(Closed) Breast reduction and breast feeding

posted 6 years ago in Babies
Post # 17
Member
1088 posts
Bumble bee
  • Wedding: July 2014

My older sister had surgery at 17. She had her kids at 29 and 34, and was unable to breast feed either, but I don’t know more details 🙁

Post # 18
Member
336 posts
Helper bee
  • Wedding: September 2009

@SouthernPearl:  I had ONE morning where I woke up and had one little drop of colostrum on my tank top from the previous night.  I was so excited because it meant there was actually something in there!  But that was all… so while it was reassuring it didn’t really help convince me. 

FWIW, I don’t really think the surgeons know.  And they hedge their bets so you don’t come back and sue them.  I called my surgeon when I was pregnant to find out the technique he used.  He used the inferior pedicle approach, which gives the best chances for breastfeeding.  You can call your surgeon and ask because it’s hard to tell from the scars.  

Also, I think another factor is how much feeling you have in the nipple.  That’s really important for let down.  It had been so long since my surgery I think I have just about full feeling so I really think that helped a lot as well.

Post # 19
Member
53 posts
Worker bee
  • Wedding: October 2014

Hey guys, NICU nurse here! I have done  a lot of lactation work and also helped a friend out with her breastfeeding issues after her breast reduction. Milk supply will all depend on what type of surgery you had and how long it’s been since the surgery. The most common type of reduction involves a lift and, according to the lactation consultant I’ve studied under, results in a poor milk supply. The basis of it is that the breasts might make milk but the nerves to cause a let-down are severed during the surgery and don’t function as well, if at all, when trying to breastfeed – kind of like someone who breaks their neck and becomes paralyzed. Whatever milk glands are left after the surgery will make milk but often the issues with let-down will cause difficulty in maintaining proper supply. There are still lots of options though! THe most important step is breastfeeding in the first few days of life to get baby all the colostrum – this will be in your breasts regardless of leakage or type of reduction and it is SO beneficial to the baby! Your lactation consultant will also most likely (again, depending on the type of reduction) have you pump after nursing for extra stimulation. Only time will tell if you will produce enough to maintain your baby’s wait but please remember that ANY amount of breastmilk is good for your baby! Even if you only produce an ounce or two each day, you can still use breastfeeding as a bonding time and then supplement with formula if you have to. Make sure that your OB, Pediatrician, and of course lactation consultant at your hospital are all aware of your reduction because they will likely keep a closer eye out for feeding-related baby issues like jaundice, weight loss, etc. Good luck, hope everything works out for you mommas!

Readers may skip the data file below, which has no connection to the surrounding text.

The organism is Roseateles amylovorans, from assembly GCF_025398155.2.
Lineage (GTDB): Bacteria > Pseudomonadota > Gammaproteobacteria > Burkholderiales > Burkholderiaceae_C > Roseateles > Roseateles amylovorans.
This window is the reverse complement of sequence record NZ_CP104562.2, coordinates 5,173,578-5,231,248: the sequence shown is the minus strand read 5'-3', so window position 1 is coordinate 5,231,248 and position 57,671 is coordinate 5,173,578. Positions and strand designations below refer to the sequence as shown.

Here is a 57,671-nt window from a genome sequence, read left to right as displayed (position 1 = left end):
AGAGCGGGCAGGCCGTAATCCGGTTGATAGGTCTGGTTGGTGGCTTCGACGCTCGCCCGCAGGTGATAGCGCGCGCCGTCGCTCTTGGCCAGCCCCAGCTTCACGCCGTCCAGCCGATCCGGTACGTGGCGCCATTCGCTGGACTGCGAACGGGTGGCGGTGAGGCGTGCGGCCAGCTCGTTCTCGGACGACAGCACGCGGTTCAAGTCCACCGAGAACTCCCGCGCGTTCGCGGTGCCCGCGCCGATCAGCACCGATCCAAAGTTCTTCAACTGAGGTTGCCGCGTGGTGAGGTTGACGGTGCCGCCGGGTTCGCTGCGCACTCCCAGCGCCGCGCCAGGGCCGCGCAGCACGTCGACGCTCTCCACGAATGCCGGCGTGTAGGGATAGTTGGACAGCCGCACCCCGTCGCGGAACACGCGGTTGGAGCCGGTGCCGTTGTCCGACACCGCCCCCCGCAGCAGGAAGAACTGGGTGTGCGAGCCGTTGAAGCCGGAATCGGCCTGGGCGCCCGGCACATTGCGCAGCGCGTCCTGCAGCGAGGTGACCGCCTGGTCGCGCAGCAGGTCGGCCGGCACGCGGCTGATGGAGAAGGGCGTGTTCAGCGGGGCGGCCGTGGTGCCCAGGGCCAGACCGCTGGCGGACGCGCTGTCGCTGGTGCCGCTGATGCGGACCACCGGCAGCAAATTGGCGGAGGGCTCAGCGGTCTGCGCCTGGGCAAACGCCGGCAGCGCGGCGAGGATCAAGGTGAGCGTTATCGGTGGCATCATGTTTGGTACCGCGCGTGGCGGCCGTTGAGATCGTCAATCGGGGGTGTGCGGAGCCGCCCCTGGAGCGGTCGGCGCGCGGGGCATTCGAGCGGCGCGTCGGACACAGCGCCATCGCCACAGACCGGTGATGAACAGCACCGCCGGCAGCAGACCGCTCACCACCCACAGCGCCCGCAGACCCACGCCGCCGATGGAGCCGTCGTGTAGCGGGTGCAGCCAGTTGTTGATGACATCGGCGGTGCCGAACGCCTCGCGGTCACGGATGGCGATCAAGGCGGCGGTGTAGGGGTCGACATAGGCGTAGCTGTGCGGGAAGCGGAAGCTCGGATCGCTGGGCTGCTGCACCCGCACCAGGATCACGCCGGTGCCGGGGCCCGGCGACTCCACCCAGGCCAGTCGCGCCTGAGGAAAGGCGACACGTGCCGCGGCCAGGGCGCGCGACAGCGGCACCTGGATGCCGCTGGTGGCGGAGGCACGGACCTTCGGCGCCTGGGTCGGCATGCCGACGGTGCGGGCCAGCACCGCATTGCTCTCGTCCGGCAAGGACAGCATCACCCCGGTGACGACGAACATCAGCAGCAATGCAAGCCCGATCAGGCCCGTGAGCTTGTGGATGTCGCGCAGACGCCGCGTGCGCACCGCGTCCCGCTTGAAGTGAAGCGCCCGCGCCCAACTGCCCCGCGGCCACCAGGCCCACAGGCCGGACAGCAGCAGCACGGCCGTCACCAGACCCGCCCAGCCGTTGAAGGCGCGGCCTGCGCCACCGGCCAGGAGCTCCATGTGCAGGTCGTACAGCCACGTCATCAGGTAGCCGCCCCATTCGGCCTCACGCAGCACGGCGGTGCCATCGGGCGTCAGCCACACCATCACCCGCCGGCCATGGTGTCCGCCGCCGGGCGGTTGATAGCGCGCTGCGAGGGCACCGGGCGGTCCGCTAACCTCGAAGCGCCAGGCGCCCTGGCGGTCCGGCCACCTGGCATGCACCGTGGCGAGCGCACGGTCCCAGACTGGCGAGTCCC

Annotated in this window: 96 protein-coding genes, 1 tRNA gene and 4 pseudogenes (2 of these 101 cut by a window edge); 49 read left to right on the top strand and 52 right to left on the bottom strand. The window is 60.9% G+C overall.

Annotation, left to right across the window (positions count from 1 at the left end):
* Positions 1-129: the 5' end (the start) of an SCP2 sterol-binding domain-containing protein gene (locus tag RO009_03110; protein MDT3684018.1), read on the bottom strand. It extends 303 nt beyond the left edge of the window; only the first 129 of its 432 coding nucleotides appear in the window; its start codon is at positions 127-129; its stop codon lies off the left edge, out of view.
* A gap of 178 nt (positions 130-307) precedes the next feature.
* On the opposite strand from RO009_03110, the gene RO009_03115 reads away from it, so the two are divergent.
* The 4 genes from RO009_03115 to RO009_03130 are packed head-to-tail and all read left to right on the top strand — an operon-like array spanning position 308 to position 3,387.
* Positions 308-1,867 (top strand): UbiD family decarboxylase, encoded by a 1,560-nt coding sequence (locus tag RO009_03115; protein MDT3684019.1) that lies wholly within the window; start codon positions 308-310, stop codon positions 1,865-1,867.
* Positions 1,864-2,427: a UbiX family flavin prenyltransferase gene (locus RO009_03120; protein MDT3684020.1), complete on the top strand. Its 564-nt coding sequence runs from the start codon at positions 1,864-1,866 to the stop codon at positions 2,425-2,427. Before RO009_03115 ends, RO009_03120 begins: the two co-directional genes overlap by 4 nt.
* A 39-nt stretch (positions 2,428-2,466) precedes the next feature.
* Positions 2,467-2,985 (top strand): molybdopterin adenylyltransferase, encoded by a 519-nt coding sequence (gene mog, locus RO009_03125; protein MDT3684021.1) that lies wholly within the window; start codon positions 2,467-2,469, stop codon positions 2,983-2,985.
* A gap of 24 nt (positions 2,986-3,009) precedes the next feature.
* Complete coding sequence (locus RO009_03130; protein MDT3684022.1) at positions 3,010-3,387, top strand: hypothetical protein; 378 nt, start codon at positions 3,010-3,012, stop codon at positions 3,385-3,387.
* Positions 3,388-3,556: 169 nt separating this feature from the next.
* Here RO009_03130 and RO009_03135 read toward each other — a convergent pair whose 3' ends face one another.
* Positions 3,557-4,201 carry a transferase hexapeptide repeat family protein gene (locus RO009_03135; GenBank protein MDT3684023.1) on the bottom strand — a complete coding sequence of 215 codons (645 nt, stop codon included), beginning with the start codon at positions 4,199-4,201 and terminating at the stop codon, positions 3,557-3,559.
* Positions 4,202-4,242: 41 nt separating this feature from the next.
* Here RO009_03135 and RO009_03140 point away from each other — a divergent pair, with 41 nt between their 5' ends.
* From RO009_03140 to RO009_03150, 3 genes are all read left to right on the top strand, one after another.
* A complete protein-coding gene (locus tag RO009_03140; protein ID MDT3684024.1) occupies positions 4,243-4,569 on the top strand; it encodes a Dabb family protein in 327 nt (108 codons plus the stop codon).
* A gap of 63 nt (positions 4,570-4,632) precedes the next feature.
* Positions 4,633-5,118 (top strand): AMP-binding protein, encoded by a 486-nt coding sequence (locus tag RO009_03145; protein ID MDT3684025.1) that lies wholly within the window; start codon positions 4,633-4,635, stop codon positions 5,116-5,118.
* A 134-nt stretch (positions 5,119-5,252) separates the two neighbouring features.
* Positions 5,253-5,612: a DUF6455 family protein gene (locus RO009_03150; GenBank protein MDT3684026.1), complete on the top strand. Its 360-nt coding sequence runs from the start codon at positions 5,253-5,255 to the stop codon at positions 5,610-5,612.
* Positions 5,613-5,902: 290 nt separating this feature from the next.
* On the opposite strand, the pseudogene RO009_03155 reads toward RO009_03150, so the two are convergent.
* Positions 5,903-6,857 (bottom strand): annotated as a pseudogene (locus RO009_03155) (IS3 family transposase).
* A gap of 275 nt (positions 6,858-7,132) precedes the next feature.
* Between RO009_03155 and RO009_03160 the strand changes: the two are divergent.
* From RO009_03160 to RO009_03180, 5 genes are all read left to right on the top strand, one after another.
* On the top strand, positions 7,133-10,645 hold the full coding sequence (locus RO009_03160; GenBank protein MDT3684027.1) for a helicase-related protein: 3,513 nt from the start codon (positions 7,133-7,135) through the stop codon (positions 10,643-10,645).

Post # 20
Member
49 posts
Newbee
  • Wedding: February 2012

@mtler:  I had breast reduction surgery in 2010 and a baby boy last August. They detached the areola for the surgery.

I breastfed him for one month and then switched to exclusive pumping since I had to go back to work. I have not had any issues with supply. He is starting solids right now, so he eats around 24 oz of milk and I’m producing 35-40 oz a day! I’m freezing the leftover milk. Also, I pumped nonstop in the beginning to mantain supply.

Eventhough I produce a lot of milk, my right boob produces 2-3 oz less than the left one and I’ve noticed some milk coming out from my areola. When I breastfed my baby, he HATED the right boob, so I guess something must have been messed up.

I hope you have a positive experience!

 

 

Post # 21
Member
312 posts
Helper bee
  • Wedding: April 2013

commenting to follow;  I have always wondered about this, I had my reduction 7 years ago and will start TTC within the next few months.

Post # 22
Member
167 posts
Blushing bee
  • Wedding: September 2012

@MsJ2theZ:  Thank you! I think I maybe knew that but you confirming it is reassuring

Post # 23
Member
1285 posts
Bumble bee

I had one, but after I was finished having children. My surgeon reccommended it after having kids, but said if I change my mind and decided to have more children and wanted to breast feed, that I shouldn’t have any problems at all with breast feeding.

 

Post # 24
Member
167 posts
Blushing bee
  • Wedding: September 2012

@NurseNess17:  Thank you! Good information. Question.. will the colostrum automatically come out or does it come out by the baby sucking or pumping. I had given up all hopes on Boyfriend or Best Friend due to my surgery so this is something I need to gather all the info I can on now. I dont really wanna go through the the latching on stuff Ive always wanted to pump instead. Should I have a pump ready in the hospital?

Post # 25
Member
1285 posts
Bumble bee

@SouthernPearl:  No, they don’t remove your nipple completely, They cut around, make the areola smaller and move the nipple up, without removing the nipple from the inner tissues. 

 

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